Funny Girl: An Analysis of the Gender Shift in Contemporary Comedy

Open Access
Liu, Shirley
Area of Honors:
Bachelor of Science
Document Type:
Thesis Supervisors:
  • Jennifer Chang Coupland, Thesis Supervisor
  • Jennifer Chang Coupland, Honors Advisor
  • David Michael Winterich, Faculty Reader
  • marketing
  • comedy
  • media studies
  • gender
  • change
  • television
  • feminism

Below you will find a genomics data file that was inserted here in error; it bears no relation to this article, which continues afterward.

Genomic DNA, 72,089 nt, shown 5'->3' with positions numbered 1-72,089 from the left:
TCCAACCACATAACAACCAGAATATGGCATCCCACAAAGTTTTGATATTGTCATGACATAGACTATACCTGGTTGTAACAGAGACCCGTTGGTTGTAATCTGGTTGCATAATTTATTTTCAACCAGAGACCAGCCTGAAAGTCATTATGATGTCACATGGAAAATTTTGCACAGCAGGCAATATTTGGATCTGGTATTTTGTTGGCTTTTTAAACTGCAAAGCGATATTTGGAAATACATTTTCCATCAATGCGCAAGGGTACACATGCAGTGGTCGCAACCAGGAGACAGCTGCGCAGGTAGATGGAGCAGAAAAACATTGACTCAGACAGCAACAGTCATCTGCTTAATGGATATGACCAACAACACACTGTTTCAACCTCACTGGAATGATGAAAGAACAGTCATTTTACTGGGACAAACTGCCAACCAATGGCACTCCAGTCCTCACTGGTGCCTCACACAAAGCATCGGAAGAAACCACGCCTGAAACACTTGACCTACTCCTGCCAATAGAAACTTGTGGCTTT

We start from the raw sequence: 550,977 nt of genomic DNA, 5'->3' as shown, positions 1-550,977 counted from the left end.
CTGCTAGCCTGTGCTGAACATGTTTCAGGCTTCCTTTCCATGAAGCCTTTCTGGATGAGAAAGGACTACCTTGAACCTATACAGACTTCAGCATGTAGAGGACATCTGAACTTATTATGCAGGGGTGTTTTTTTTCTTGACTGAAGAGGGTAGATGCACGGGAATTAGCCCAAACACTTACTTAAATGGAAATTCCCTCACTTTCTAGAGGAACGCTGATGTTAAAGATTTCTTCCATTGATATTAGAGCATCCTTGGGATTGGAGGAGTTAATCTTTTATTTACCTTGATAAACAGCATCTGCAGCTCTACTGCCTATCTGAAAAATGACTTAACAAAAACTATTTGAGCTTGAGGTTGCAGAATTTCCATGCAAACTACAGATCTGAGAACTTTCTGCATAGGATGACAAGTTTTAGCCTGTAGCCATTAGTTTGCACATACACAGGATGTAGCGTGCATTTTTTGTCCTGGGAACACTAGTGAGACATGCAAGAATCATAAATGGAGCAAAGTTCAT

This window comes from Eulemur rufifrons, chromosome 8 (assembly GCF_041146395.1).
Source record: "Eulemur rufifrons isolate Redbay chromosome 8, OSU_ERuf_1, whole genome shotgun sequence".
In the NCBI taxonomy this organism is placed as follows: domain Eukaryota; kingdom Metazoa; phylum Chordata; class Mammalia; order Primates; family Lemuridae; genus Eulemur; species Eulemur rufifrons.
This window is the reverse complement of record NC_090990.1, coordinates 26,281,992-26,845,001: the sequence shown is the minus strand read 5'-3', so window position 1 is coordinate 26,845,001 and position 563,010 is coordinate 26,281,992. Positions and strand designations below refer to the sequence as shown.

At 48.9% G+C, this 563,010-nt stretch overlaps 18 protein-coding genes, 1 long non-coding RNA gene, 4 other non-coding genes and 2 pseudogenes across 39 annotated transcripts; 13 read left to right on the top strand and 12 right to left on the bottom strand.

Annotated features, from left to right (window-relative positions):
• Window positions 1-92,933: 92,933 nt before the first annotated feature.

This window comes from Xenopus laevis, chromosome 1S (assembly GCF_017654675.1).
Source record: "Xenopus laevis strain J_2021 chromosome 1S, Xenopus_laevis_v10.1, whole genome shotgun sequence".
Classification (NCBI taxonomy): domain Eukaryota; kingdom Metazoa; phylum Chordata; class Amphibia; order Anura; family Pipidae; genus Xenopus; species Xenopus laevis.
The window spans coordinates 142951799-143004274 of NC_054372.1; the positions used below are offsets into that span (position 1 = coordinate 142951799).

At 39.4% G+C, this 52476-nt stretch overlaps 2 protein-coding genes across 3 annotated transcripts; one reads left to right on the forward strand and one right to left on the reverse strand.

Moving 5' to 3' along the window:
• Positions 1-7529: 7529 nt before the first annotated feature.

Throughout history, the world of comedy has always been seen as a male-dominated field, with very few females achieving the pinnacles of success as a comedian. There has long-been a stigma against women as the drivers and change-makers in the industry, and rarely were there female writers, producers, or directors in comedy. However, this lack of representation has shifted in recent years, as an elite group of women have been able to achieve isolated, high levels of mainstream success that have changed the field of comedy and brought the gender balance closer to equal representation. Why and how did this shift occur? This paper seeks to answer this question by exploring contemporary American comedy through the lenses of change theories. An analysis of the change process and the many historical, cultural, and technological factors that both resist and drive it will be presented using Kurt Lewin’s model for societal and organizational change. In addition, Malcolm Gladwell’s “Law of the Few” will be applied to conduct case studies on certain females who have impacted the industry shift the most in recent years, explaining how they have reinforced the largest amounts of change overall. Finally, the future of comedy will be examined, providing insight into how progress will continue to be made and why women will be the ones to make a significant impact.